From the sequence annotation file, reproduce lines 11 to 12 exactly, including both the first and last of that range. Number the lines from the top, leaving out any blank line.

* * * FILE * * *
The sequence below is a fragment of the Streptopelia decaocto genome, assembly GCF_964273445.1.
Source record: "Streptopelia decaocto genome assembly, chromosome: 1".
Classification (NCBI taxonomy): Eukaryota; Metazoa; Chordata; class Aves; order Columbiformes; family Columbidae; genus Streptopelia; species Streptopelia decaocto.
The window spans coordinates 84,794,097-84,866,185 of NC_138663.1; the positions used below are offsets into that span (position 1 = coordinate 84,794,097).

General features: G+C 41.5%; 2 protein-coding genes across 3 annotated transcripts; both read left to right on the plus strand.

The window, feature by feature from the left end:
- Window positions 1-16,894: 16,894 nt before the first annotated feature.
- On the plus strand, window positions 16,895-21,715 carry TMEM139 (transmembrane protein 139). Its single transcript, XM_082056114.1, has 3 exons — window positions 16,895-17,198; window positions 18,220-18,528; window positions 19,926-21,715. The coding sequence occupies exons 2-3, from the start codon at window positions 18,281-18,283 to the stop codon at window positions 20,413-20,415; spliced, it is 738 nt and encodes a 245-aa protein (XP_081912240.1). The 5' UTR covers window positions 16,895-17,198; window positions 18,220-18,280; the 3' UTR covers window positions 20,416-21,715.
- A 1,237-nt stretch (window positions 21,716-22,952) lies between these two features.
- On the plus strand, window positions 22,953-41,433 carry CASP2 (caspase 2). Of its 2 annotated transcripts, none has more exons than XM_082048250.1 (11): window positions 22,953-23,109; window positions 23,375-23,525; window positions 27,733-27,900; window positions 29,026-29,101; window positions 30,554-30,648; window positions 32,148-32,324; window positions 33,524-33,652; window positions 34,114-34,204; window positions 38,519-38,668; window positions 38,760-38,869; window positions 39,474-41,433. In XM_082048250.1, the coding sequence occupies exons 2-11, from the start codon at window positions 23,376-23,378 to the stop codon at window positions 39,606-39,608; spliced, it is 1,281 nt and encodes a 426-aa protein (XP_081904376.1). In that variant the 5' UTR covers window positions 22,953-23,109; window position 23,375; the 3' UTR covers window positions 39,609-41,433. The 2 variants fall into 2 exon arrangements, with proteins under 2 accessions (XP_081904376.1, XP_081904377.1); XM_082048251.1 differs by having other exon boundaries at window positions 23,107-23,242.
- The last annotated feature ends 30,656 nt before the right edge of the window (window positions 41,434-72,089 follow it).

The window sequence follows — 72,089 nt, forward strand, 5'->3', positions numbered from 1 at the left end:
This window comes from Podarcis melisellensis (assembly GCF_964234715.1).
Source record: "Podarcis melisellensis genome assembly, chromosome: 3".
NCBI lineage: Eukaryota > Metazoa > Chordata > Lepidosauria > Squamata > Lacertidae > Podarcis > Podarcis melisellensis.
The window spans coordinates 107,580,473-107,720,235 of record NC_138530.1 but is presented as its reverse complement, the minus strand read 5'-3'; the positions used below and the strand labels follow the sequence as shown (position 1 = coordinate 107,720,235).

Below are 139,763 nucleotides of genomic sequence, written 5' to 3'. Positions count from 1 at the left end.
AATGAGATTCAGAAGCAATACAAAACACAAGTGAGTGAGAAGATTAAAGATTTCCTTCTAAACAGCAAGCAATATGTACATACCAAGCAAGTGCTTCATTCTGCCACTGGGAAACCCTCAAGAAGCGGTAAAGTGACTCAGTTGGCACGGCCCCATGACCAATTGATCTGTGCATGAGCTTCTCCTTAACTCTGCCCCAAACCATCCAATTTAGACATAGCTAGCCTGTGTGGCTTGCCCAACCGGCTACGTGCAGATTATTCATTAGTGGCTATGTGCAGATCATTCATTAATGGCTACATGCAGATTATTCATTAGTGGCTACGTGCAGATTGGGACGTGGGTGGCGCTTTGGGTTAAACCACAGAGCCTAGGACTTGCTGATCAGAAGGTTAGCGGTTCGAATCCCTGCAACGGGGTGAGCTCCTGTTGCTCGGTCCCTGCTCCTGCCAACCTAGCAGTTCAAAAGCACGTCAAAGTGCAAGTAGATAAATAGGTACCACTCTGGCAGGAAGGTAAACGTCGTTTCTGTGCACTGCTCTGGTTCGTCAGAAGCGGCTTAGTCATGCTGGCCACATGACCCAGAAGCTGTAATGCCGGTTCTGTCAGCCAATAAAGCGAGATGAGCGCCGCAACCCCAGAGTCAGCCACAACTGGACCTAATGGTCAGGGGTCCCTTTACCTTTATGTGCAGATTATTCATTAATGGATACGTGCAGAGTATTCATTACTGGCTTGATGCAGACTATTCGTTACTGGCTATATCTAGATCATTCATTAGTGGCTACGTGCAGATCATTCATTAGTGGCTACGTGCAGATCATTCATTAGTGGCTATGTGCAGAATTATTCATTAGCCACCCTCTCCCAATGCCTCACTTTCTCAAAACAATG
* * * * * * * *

- The last annotated feature ends 30,656 nt before the right edge of the window (window positions 41,434-72,089 follow it).

The window sequence follows — 72,089 nt, forward strand, 5'->3', positions numbered from 1 at the left end: